The NFL Security Report – upon which the discipline was based – is 100% accurate in describing the alleged conduct at issue as being governed by the CBA’s prohibition against non-contract payments to players. See, e.g. (Ex. A), at 1 (“The NFL has long had in place rules prohibiting ‘Non-Contract Bonuses.’ Such provisions violate both the NFL Constitution and By-Laws and the Collective Bargaining Agreement.”)…
As to violations of these provisions by the Club’s and players’ participation in an alleged undisclosed payment scheme, the exclusive jurisdiction for such issues rests with the System Arbitrator. See CBA, Article 15, Section 1…
Furthermore, the CBA provides that only the System Arbitrator is authorized to penalize players for alleged violations of the undisclosed payments provisions. See CBA, Article 14, Section 6(a).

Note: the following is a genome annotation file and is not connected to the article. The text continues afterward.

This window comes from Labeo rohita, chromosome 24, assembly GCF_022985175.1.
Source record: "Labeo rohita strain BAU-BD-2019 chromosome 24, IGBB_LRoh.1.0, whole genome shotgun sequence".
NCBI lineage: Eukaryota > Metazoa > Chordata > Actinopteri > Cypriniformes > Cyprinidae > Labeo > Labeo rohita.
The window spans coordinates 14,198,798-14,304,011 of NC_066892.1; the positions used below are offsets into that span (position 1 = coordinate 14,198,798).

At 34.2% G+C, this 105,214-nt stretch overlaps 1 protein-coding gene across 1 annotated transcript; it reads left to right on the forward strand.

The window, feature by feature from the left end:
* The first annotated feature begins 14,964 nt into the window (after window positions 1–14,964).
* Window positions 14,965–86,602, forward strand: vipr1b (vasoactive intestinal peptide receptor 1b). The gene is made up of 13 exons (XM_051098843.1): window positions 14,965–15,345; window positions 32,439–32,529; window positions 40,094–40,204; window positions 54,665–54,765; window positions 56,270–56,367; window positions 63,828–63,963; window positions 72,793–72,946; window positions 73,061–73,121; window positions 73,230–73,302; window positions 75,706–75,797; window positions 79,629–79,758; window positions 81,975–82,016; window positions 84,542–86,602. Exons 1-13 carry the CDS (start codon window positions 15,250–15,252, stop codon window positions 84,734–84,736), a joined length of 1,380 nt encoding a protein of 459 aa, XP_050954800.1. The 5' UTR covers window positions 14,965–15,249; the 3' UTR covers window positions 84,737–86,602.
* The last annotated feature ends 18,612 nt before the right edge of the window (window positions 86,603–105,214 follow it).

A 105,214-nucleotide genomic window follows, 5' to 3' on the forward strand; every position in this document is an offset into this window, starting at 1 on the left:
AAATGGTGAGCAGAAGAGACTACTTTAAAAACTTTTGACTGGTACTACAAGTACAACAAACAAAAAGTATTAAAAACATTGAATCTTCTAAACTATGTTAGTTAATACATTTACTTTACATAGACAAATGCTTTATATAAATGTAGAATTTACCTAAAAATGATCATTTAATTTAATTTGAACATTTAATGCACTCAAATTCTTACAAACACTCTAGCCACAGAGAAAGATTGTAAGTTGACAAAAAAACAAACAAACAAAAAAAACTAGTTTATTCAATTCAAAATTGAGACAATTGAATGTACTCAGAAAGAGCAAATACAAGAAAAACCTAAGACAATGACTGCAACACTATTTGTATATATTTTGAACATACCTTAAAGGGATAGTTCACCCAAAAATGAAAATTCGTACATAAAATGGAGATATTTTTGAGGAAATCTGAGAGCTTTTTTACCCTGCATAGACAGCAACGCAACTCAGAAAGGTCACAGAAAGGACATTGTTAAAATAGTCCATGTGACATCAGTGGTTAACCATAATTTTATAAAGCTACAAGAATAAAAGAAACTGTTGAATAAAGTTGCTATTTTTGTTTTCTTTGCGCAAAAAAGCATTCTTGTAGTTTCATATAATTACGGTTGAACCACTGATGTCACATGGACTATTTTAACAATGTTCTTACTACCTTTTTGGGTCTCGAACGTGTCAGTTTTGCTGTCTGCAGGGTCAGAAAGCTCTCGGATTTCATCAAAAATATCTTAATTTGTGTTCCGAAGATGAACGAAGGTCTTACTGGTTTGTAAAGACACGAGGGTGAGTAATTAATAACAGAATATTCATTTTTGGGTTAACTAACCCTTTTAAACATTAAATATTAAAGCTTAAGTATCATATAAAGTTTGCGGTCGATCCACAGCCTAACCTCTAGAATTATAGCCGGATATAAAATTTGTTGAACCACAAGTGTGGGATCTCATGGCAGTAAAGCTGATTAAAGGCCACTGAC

Essentially, the System Arbitration filing states that Commissioner Goodell has neither the authority nor the power to issue punishments to players under these circumstances.
Non-Injury Grievance (Release of Pre-CBA Player Conduct)
The NFLPA, in its non-injury grievance, argues that the league is prohibited from punishing the players for any conduct that occurred before August 4, 2011.
The NFLPA’s grievance letter to Vice President of Labor Arbitration and Litigation W. Buckley Briggs, of the NFL Management Council, states:
In connection with entering into the 2011 CBA, however, the NFL released all players from conduct engaged in prior to execution of the CBA…